building to prevent anyone from escaping. Ultimately, however, the putsch came dwindled to an

anti-climactic halt; despite their organization, they made no real progress to overthrowing the

government and Hitler eventually tried to flee from the beer hall. In the days following, Hitler

was arrested and charged with high treason. The Nazi Party’s paper, The People’s Observer, was

subsequently banned following a raid of the Nazi headquarters. While all of this seemed like

definite failure, Hitler only seemed to notice its potential for notoriety and propaganda, so he

used his time in the courtroom to spread his ideologies to the general public. Not only was his

message published in every major German newspaper, but he continuously impressed the

courtroom and judges enough to reduce his sentence to a mere eight months.

Being imprisoned did not slow Hitler’s efforts down. A few years after his release, the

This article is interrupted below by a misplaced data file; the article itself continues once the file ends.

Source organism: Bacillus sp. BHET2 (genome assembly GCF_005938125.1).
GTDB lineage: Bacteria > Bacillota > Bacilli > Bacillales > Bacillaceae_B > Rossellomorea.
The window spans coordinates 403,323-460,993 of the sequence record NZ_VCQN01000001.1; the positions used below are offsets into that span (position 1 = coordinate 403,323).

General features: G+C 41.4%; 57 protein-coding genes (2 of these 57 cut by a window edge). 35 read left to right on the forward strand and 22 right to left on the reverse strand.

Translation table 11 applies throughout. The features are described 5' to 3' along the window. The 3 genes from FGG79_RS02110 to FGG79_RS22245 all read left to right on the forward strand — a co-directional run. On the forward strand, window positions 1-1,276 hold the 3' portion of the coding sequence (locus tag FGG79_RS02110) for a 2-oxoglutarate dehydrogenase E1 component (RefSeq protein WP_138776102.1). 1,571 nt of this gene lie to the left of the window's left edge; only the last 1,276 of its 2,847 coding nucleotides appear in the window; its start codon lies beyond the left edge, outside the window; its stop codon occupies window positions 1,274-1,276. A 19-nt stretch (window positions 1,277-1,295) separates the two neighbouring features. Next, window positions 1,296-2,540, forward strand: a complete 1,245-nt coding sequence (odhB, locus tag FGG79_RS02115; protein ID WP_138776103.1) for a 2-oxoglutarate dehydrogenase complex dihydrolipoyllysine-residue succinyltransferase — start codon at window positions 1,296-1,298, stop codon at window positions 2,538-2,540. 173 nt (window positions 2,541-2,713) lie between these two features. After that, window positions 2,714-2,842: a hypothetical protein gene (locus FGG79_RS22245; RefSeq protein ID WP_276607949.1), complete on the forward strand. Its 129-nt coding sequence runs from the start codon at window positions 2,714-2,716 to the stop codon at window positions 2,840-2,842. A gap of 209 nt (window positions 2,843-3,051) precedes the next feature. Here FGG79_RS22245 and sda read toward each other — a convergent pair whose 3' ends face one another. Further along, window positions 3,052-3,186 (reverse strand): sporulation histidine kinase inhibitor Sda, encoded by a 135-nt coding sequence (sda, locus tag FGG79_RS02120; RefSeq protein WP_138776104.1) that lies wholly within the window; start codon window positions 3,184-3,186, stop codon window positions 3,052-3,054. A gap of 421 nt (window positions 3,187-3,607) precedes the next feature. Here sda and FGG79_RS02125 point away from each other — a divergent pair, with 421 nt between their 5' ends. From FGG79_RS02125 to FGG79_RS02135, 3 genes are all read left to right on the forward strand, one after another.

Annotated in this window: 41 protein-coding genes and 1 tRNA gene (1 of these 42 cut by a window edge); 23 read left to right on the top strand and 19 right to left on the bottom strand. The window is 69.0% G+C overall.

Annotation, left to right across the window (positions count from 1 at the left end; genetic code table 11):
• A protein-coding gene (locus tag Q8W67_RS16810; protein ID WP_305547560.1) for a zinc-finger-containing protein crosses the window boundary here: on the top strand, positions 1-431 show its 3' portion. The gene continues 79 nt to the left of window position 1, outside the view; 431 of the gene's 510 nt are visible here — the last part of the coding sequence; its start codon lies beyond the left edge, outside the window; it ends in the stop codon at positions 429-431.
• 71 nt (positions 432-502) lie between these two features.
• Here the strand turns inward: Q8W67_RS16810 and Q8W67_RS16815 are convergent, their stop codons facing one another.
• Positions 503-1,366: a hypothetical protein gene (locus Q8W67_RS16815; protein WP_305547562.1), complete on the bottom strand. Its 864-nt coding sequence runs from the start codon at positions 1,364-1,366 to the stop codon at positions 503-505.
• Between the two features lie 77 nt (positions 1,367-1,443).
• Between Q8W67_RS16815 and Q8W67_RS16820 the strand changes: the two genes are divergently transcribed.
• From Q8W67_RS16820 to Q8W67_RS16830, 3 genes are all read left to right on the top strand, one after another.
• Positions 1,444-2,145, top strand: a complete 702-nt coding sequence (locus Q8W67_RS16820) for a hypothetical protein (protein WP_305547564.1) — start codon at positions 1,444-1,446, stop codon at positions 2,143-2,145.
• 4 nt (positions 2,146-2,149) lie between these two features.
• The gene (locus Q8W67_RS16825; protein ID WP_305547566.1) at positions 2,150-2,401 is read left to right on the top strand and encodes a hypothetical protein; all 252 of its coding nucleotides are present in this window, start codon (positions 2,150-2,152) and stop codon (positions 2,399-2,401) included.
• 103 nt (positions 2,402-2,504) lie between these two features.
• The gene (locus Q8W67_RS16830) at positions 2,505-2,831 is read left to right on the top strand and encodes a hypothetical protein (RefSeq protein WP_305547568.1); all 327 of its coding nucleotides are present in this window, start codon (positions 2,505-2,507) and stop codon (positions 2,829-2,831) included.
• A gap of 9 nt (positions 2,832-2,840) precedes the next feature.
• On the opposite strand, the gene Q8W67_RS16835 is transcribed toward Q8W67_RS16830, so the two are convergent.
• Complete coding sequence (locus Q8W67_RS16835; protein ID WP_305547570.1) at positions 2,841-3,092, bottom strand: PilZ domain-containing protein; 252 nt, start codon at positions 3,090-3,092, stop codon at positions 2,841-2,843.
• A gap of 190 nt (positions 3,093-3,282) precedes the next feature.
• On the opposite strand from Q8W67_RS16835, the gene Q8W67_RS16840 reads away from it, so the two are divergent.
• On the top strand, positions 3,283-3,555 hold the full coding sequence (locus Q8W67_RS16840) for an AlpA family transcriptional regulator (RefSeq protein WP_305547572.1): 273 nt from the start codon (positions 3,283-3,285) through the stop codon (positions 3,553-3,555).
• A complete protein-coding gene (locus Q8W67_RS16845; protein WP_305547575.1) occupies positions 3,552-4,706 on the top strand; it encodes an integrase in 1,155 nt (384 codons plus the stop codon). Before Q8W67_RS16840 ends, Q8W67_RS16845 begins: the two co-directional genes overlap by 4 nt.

Nazi Party had become the second-largest party in Germany, soon to be the largest. Despite

losing a majority of seats in Reichstag in 1932, the Nazi Party continued to be the most popular

party in Germany. President Hindenburg held Hitler in relatively high regard and eventually

appointed him Chancellor of a coalition government. The severity of the action would be

realized soon after when the organized destruction of the Reichstag would lead to Hitler’s
granting of dictatorial emergency power. Shortly thereafter, the Enabling Act would be passed

which consolidated lawmaking power to the Nazi Party. It is this act which identifies a sort of

beginning of the end for civilized existence among the Jewish population of Germany.

The German Gestapo in action.

The official secret police of the Nazi Party was the Gestapo. A law was passed in 1936

that approved of the Gestapo’s ability to operate without fear of criminal penalty or judicial

regulation. Political prisoners would often disappear under the watch of the Gestapo. Among

the various laws passed with the intention of aiding the Gestapo, an important one was the ability

create and operate concentration camps. The Gestapo would play a tremendous role in the

persecution and eventual attempted extermination of the Jewish people. The Gestapo were also a

key factor in the enforcement of the Nuremberg Laws that would begin to systematically remove

peoples of Jewish heritage from German society. Something that began as a Nazi-backed